Economic Development Manager Amanda Jacobs gave an overview of the temporary sign waiver program. The Town Council approved a temporary sign waiver program from August 2, 2010 through February 1, 2011. To date, the Development and Infrastructure Services Department has received forty four (44) applications, of those, thirty five (35) have been issued. Of the thirty-five businesses that were approved under the temporary sign waiver program, seventeen (17) businesses were required to submit economic data. At this time, sixteen (16) businesses have submitted data.
Approximately 75% of the businesses showed an increase in business and 25% of the businesses showed a decrease in overall business.
Economic Development Manager Amanda Jacobs stated that it was difficult to make an accurate analysis of whether or not the sign code waiver worked for the following reasons:
-Temporary Sign relief occured during the Holidays
-Large number of snowbirds were in Town
-Number of businesses still used other means of advertising
-No year over year comparison
Staff is recommending to let the temporary sign waiver program expire on February 1st as well as not allowing the use of A-frames.
Councilmember Solomon stated that he would like staff to bring back design guidelines for freestanding banners.
Discussion ensued amongst the Council regarding the temporary sign waiver program and the economic data that was submitted by the businesses that utilized the sign waiver program.
Mr. John Piccoli, owner of Ace Hardware, stated that he gave a large amount of data to the Council to review. Mr. Piccoli said that he was able to hire workers because the signs have brought in more business and he urged the Council to look over the sign waiver program and improve it.
Economic Development Manager Amanda Jacobs clarified that new businesses can display banners two times a year for a period of thirty days. Seasonal or Special Event banners can be utilized four times a year for a period of thirty days. Temporary signs on the day of the event are allowed four times a year for a one day period.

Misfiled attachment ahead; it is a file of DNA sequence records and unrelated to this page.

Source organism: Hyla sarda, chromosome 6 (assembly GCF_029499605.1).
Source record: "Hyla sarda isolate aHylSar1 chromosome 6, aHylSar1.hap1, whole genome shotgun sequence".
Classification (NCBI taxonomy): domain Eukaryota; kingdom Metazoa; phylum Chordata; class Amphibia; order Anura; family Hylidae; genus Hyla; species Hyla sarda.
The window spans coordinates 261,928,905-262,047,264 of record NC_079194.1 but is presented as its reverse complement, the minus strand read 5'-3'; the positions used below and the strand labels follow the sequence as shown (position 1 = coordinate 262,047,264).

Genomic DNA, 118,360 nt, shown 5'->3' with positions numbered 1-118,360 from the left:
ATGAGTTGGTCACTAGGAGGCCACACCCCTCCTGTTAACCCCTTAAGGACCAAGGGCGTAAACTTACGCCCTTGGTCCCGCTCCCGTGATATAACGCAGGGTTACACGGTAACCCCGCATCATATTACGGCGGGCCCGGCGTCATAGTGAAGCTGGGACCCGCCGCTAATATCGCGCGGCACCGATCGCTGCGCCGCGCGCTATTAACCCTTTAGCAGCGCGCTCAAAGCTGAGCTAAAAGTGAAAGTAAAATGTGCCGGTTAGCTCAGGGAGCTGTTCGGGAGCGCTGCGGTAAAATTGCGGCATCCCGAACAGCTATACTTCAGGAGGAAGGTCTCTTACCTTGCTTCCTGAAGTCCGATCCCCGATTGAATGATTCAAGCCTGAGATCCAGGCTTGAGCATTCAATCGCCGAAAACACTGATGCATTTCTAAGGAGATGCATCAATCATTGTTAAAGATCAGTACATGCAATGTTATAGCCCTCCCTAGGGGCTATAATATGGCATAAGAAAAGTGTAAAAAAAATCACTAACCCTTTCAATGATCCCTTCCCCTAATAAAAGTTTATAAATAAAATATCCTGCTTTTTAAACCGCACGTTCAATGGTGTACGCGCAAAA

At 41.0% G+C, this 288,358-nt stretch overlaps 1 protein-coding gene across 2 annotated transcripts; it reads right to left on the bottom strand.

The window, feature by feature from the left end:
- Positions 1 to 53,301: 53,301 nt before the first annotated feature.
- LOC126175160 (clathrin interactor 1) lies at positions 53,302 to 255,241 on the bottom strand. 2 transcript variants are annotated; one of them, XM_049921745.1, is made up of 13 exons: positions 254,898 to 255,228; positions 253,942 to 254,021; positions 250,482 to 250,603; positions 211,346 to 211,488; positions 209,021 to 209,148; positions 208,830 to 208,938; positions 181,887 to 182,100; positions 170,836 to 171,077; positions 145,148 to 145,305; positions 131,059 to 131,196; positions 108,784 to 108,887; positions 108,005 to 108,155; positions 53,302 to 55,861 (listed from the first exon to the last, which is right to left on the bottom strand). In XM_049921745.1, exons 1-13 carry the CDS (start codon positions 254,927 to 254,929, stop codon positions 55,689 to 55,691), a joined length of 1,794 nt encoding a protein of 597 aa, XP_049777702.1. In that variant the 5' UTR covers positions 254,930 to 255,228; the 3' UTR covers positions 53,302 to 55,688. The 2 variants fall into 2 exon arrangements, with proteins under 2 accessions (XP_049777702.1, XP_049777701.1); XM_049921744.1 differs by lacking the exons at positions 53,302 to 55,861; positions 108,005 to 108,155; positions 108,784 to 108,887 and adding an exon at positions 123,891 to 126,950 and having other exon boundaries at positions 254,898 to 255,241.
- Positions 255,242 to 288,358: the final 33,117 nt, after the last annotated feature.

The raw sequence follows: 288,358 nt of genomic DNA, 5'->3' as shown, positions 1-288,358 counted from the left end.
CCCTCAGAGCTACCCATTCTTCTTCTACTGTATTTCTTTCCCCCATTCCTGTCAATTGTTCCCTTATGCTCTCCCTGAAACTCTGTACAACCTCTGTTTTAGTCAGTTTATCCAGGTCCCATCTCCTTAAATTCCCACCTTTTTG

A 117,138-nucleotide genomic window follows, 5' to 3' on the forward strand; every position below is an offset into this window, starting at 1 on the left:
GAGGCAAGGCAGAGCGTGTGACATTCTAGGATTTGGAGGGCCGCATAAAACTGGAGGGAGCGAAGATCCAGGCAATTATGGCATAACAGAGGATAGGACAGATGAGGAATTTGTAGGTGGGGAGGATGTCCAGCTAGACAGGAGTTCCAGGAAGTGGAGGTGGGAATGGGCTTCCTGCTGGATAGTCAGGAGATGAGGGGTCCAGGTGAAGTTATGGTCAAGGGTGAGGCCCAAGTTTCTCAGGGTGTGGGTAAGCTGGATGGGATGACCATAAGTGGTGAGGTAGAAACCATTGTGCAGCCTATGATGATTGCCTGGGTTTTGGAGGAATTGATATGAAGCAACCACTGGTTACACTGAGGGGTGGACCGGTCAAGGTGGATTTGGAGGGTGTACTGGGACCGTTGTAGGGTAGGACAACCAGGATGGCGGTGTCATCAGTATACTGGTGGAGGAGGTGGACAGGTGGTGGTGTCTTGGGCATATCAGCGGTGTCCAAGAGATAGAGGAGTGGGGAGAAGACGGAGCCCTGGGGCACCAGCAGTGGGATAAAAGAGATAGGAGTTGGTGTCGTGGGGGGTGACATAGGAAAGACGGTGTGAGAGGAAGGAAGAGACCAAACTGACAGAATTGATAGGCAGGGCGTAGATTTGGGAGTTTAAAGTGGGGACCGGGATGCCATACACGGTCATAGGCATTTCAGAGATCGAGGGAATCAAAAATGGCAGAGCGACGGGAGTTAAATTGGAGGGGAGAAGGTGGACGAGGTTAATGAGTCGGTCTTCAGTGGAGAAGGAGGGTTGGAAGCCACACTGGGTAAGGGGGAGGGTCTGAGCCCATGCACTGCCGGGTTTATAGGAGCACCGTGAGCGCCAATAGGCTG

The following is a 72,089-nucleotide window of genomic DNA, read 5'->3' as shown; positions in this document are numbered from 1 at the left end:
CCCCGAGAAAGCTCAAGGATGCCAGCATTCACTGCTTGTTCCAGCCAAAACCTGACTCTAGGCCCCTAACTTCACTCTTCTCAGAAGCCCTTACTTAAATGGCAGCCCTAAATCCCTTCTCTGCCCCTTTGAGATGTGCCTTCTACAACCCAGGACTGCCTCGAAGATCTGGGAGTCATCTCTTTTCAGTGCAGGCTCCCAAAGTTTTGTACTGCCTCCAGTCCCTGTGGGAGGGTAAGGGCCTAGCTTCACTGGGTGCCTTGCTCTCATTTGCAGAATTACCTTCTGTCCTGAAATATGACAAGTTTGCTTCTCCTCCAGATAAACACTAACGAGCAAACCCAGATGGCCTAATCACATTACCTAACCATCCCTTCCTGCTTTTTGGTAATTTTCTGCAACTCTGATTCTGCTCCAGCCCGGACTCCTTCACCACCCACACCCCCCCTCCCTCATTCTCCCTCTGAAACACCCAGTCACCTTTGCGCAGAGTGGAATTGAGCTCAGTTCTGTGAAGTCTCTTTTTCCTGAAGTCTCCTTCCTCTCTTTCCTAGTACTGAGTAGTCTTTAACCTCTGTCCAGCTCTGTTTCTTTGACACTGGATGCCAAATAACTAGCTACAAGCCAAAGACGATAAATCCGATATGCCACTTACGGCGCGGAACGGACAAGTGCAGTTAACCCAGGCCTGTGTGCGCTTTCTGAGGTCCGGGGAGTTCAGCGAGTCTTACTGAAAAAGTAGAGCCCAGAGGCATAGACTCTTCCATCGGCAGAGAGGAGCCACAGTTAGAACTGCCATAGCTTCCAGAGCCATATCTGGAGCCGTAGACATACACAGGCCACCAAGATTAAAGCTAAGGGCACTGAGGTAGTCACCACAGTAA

Oro Valley resident Mr. Bill Adler stated that the temporary sign waiver program is a good idea even though the results were inadequate and the abuse was excessive. There is evidence that the sign waiver program has helped. Mr. Adler stated that he would support the sign waiver program throughout the year.
Oro Valley resident Mr. Don Bristow said that sales were up before the sign waiver program started. The sign waiver program is difficult to analyze because of all of the variables. Tools are in place to help the businesses. Mr. Bristow said that the Town should look at ways to better educate the citizens and developers regarding the sign code.
Economic Development Manager Amanda Jacobs clarified that the temporary sign waiver program started August 2, 2010.
Mayor Hiremath recommended having the temporary sign code waiver program end once the sign code is adopted so that there is no gap.
Discussion ensued amongst the Council regarding the temporary sign waiver program and the suggested time frame to end the program.
Councilmember Garner stated that he had initially not supported the program and still did not support it. The reason was becuase A-frames were being allowed and that was in direct conflict with the Town Zoning Code. There were no standards for A-frames. He had seen A-frames that were hand painted, of varying sizes, lengths and quality. If standards for banners were being developed, he did not want to leave out standards for A-frames.
Councilmember Solomon stated that A-frames create less clutter than banners but there needs to be enforcement.
Councilmember Gillaspie stated that A-frames degregate the area and don't look as nice and don't draw in high end business.
Councilmember Garner stated that the Town should scutinize businesses who claim hardships in order to qualify for the temporary sign waiver program.
Vice Mayor Snider inquired as to the enforcement guidelines for the temporary sign waiver program.
Development and Infrastructure Services Director Suzanne Smith stated that the signs are inspected when they are first displayed to make sure that they do comply with what was approved on the plan. Code compliance has also re-initiated their bi-weekly - weekend sign compliance runs.
MOTION: A motion was made by Councilmember Gillaspie and seconded by Vice Mayor Snider to sustain the temporary sign waiver for thirty (30) days after the adoption of the new sign code.
MOTION carried, 7-0.
Planning Division Manager David Williams gave an overview of the Environmentally Sensitive Lands Ordinance (ESLO) and stated that the purpose of the ESLO is to implement the community vision of conserving natural, cultural and scenic resources within the community.